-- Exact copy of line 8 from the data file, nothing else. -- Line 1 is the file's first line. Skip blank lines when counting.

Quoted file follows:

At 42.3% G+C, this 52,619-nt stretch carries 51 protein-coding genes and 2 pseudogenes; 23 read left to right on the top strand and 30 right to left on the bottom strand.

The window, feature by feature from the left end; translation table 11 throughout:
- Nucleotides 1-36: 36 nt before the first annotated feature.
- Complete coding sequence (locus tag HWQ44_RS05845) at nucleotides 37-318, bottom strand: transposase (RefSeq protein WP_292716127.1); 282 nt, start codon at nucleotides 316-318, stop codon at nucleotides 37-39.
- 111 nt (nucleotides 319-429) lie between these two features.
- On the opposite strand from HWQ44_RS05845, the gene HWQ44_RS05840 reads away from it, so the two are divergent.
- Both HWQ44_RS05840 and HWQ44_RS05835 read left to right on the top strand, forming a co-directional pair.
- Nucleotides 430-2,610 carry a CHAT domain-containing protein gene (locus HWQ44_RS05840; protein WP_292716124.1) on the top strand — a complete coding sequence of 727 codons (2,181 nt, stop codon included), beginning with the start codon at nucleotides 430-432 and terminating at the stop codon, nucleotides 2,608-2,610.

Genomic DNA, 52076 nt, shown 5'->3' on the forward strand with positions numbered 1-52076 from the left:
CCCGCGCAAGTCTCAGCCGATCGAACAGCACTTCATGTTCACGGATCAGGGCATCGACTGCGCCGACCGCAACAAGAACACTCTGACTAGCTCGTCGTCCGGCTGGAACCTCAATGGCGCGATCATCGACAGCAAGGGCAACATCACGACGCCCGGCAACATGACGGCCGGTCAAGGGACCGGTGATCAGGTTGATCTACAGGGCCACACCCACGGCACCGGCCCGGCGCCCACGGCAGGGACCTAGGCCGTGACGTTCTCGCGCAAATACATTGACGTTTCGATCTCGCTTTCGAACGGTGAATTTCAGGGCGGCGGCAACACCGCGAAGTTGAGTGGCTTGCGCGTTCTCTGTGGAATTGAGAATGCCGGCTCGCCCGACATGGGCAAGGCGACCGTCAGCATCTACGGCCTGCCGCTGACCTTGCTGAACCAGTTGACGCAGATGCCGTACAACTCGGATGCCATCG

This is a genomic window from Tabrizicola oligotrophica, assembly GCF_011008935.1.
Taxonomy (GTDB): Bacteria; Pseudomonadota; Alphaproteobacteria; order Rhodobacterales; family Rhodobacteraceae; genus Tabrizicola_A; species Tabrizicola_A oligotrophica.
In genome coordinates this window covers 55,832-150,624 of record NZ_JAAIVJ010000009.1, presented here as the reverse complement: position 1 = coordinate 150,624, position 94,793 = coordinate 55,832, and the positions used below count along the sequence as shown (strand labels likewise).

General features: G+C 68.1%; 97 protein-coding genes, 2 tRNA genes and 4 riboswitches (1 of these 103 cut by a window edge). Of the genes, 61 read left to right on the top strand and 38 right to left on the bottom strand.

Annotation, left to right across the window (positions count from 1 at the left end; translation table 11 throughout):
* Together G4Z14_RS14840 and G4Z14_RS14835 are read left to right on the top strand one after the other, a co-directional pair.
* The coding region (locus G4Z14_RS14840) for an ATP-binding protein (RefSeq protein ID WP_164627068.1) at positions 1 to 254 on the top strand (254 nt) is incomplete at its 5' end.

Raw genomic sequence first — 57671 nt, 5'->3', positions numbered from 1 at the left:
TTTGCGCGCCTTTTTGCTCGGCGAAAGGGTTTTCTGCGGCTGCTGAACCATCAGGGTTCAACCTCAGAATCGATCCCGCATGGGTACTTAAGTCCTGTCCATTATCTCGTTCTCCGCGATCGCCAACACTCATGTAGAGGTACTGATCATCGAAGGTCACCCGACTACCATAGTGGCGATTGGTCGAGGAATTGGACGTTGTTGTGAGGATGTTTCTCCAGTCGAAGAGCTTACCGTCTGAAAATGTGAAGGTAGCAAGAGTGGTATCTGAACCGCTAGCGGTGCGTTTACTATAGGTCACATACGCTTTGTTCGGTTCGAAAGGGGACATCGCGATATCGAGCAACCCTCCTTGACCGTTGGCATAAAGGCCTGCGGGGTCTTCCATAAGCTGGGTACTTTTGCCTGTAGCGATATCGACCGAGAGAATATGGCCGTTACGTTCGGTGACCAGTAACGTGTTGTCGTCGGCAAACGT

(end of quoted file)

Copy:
- Nucleotides 430-2,610 carry a CHAT domain-containing protein gene (locus HWQ44_RS05840; protein WP_292716124.1) on the top strand — a complete coding sequence of 727 codons (2,181 nt, stop codon included), beginning with the start codon at nucleotides 430-432 and terminating at the stop codon, nucleotides 2,608-2,610.